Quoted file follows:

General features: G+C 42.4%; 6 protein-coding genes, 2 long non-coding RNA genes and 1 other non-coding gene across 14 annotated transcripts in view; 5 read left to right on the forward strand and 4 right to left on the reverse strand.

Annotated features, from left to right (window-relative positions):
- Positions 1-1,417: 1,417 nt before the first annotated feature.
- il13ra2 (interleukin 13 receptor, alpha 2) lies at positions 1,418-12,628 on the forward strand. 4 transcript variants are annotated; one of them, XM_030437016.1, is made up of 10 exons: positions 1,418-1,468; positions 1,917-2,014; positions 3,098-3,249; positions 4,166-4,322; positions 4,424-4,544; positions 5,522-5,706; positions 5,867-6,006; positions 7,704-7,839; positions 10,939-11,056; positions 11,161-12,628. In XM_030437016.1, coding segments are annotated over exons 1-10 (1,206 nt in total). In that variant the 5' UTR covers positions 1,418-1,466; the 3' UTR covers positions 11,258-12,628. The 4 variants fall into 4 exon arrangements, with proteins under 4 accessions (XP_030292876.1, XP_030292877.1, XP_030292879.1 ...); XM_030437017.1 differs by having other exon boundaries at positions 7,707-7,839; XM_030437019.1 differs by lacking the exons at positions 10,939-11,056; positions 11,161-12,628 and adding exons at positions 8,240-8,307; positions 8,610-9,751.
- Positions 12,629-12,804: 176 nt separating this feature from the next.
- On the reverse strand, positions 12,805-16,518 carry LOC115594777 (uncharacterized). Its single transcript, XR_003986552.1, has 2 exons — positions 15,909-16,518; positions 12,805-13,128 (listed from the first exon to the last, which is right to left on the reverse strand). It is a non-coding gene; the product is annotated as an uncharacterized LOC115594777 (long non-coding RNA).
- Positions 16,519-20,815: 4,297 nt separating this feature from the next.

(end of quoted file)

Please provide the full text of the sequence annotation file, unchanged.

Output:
General features: G+C 42.4%; 6 protein-coding genes, 2 long non-coding RNA genes and 1 other non-coding gene across 14 annotated transcripts in view; 5 read left to right on the forward strand and 4 right to left on the reverse strand.

Annotated features, from left to right (window-relative positions):
- Positions 1-1,417: 1,417 nt before the first annotated feature.
- il13ra2 (interleukin 13 receptor, alpha 2) lies at positions 1,418-12,628 on the forward strand. 4 transcript variants are annotated; one of them, XM_030437016.1, is made up of 10 exons: positions 1,418-1,468; positions 1,917-2,014; positions 3,098-3,249; positions 4,166-4,322; positions 4,424-4,544; positions 5,522-5,706; positions 5,867-6,006; positions 7,704-7,839; positions 10,939-11,056; positions 11,161-12,628. In XM_030437016.1, coding segments are annotated over exons 1-10 (1,206 nt in total). In that variant the 5' UTR covers positions 1,418-1,466; the 3' UTR covers positions 11,258-12,628. The 4 variants fall into 4 exon arrangements, with proteins under 4 accessions (XP_030292876.1, XP_030292877.1, XP_030292879.1 ...); XM_030437017.1 differs by having other exon boundaries at positions 7,707-7,839; XM_030437019.1 differs by lacking the exons at positions 10,939-11,056; positions 11,161-12,628 and adding exons at positions 8,240-8,307; positions 8,610-9,751.
- Positions 12,629-12,804: 176 nt separating this feature from the next.
- On the reverse strand, positions 12,805-16,518 carry LOC115594777 (uncharacterized). Its single transcript, XR_003986552.1, has 2 exons — positions 15,909-16,518; positions 12,805-13,128 (listed from the first exon to the last, which is right to left on the reverse strand). It is a non-coding gene; the product is annotated as an uncharacterized LOC115594777 (long non-coding RNA).
- Positions 16,519-20,815: 4,297 nt separating this feature from the next.